Nokia Corp., the world’s largest maker of mobile phones, is interested in making netbooks, the ultra low-cost personal computers, according to its chief executive officer. The claim is hardly a surprise, considering the fact that Nokia signed a pact with Intel Corp., the globe’s largest maker of chips for computers.
"The PC and the mobile will continue to come closer and merge. A lot of opportunity can be seen in this converged area. […] We at Nokia is actively looking at this converged market. We are looking at the netbook market to see what kind of opportunity is there," said Olli-Pekka Kallasvuo, the chief executive of Nokia, said, reports The Economic Times.
According to earlier reports, in Q3 2009 Nokia plans to unveil Intel Atom-based netbook as well as Qualcomm Snapdragon-powered smartbook. Quanta will produce the netbook, whereas Compal will manufacture the smartbook for Nokia.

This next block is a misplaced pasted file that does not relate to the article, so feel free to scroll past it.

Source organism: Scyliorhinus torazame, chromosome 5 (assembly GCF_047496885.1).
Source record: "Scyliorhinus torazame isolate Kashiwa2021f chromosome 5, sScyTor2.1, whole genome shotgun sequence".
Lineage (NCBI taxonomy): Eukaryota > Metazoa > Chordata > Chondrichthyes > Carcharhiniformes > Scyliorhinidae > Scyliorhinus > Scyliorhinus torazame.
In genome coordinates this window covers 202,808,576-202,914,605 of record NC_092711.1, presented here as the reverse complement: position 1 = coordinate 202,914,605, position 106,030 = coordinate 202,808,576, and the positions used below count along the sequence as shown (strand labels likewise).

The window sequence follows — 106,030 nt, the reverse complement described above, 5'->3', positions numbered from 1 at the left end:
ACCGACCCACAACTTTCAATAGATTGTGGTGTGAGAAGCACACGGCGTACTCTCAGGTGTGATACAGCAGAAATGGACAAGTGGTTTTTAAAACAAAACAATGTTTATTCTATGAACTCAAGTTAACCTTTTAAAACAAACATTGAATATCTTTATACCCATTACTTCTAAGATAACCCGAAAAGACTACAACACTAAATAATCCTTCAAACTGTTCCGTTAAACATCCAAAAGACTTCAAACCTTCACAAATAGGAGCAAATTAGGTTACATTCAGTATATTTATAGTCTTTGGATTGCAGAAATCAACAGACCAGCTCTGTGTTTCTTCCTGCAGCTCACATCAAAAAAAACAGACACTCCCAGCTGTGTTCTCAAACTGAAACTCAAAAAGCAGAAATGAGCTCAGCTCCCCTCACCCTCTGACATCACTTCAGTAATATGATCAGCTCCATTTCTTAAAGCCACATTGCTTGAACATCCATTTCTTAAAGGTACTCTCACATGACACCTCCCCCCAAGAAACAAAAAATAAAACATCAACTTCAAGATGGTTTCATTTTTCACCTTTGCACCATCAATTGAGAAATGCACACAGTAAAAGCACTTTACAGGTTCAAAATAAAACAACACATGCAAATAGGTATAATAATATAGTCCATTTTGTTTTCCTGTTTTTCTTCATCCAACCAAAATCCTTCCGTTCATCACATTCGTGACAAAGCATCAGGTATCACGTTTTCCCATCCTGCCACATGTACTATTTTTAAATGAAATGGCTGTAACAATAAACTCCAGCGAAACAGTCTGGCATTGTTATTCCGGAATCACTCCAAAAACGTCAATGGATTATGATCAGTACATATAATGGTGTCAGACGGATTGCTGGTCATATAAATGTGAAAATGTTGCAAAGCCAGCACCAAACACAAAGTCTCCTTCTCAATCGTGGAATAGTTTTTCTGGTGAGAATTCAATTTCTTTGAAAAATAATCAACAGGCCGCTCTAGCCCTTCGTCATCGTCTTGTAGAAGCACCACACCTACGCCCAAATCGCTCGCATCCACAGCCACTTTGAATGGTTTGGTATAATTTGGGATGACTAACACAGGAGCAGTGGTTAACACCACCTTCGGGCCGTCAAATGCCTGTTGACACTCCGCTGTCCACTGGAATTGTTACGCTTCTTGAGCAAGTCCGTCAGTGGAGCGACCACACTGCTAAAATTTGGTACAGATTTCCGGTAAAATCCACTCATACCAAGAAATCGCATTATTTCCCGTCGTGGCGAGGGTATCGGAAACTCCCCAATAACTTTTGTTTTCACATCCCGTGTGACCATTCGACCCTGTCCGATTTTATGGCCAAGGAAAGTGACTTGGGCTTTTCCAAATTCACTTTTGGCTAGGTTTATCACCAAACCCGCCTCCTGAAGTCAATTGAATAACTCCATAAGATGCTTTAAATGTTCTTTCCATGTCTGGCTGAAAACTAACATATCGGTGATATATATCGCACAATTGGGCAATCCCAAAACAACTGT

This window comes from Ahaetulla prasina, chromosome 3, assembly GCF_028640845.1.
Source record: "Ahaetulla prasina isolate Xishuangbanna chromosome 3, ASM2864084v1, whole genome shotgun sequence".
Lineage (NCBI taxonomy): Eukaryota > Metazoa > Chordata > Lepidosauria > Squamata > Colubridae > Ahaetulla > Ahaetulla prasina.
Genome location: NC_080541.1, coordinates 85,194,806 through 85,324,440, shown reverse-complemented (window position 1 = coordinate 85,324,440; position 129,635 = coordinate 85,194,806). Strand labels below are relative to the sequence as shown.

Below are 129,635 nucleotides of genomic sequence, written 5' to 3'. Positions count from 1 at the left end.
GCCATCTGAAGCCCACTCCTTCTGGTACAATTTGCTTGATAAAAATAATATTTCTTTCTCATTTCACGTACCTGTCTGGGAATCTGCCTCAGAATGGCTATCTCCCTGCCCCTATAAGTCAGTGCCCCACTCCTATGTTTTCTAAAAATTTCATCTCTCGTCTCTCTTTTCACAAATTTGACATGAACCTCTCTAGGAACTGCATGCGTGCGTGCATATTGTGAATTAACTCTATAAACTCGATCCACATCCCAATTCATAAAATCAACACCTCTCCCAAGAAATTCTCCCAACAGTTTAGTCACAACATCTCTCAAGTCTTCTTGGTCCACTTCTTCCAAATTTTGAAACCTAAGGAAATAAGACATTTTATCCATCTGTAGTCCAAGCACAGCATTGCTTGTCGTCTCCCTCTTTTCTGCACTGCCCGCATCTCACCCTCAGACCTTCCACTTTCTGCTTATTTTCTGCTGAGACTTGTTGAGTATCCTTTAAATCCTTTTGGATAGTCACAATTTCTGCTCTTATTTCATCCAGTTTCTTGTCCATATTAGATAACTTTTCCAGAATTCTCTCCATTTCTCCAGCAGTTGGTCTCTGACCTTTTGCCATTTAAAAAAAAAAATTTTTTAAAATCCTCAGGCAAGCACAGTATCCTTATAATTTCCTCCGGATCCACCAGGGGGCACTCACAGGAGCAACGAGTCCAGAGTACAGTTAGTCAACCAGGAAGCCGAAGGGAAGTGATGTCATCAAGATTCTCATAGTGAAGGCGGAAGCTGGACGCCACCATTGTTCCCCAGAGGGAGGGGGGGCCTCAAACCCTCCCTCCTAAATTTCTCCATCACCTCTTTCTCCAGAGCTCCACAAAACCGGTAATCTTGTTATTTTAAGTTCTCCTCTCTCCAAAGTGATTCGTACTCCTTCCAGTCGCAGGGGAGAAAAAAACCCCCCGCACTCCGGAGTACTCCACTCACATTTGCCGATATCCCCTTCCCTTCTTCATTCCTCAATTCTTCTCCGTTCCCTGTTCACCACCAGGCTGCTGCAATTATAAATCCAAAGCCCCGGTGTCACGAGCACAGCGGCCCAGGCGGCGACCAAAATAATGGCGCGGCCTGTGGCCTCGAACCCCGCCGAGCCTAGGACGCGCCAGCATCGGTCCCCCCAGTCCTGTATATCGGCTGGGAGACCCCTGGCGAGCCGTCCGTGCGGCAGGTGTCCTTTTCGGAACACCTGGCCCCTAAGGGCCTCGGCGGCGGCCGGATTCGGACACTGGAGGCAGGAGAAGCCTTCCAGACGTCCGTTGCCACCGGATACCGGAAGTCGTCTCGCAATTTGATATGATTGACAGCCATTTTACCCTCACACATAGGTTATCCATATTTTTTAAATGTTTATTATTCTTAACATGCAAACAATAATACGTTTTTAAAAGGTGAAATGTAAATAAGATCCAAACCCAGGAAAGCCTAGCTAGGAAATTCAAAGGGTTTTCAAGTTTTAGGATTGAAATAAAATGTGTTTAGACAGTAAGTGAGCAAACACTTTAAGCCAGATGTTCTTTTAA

In February '09 Nokia said that it was actively looking forward making mobile computers. This week the company formed strategic alliance with Intel, the world's top maker of microprocessors, in a bid to start making various mobile Internet devices.
PC business is not completely new to Nokia. Back in the eighties, Nokia produced personal computers named MikroMikko, but then sold its computer business to International Computers Limited (ICL) in 1991. ICL eventually became a part of Fujitsu Siemens Computers. Nokia also used to produce PC monitors in the nineties, but also sold the business to ViewSonic in 2000.